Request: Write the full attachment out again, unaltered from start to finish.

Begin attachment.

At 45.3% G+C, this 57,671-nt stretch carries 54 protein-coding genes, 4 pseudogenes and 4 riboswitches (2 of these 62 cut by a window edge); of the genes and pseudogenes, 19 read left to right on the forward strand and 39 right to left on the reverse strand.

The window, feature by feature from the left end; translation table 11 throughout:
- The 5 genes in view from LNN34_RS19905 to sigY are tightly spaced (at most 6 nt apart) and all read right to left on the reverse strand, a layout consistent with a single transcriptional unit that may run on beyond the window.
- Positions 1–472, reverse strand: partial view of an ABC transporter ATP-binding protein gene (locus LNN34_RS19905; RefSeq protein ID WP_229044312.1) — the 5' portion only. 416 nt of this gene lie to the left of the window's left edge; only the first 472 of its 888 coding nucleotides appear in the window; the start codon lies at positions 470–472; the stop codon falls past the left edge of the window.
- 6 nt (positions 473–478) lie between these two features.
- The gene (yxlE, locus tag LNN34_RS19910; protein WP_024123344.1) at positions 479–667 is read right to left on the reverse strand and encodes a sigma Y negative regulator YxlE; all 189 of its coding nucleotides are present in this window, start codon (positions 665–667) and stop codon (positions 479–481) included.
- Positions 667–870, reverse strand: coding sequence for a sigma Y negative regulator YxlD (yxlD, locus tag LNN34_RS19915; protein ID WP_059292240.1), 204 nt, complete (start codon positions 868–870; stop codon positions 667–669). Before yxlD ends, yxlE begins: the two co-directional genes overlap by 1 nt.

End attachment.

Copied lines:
At 45.3% G+C, this 57,671-nt stretch carries 54 protein-coding genes, 4 pseudogenes and 4 riboswitches (2 of these 62 cut by a window edge); of the genes and pseudogenes, 19 read left to right on the forward strand and 39 right to left on the reverse strand.

The window, feature by feature from the left end; translation table 11 throughout:
- The 5 genes in view from LNN34_RS19905 to sigY are tightly spaced (at most 6 nt apart) and all read right to left on the reverse strand, a layout consistent with a single transcriptional unit that may run on beyond the window.
- Positions 1–472, reverse strand: partial view of an ABC transporter ATP-binding protein gene (locus LNN34_RS19905; RefSeq protein ID WP_229044312.1) — the 5' portion only. 416 nt of this gene lie to the left of the window's left edge; only the first 472 of its 888 coding nucleotides appear in the window; the start codon lies at positions 470–472; the stop codon falls past the left edge of the window.
- 6 nt (positions 473–478) lie between these two features.
- The gene (yxlE, locus tag LNN34_RS19910; protein WP_024123344.1) at positions 479–667 is read right to left on the reverse strand and encodes a sigma Y negative regulator YxlE; all 189 of its coding nucleotides are present in this window, start codon (positions 665–667) and stop codon (positions 479–481) included.
- Positions 667–870, reverse strand: coding sequence for a sigma Y negative regulator YxlD (yxlD, locus tag LNN34_RS19915; protein ID WP_059292240.1), 204 nt, complete (start codon positions 868–870; stop codon positions 667–669). Before yxlD ends, yxlE begins: the two co-directional genes overlap by 1 nt.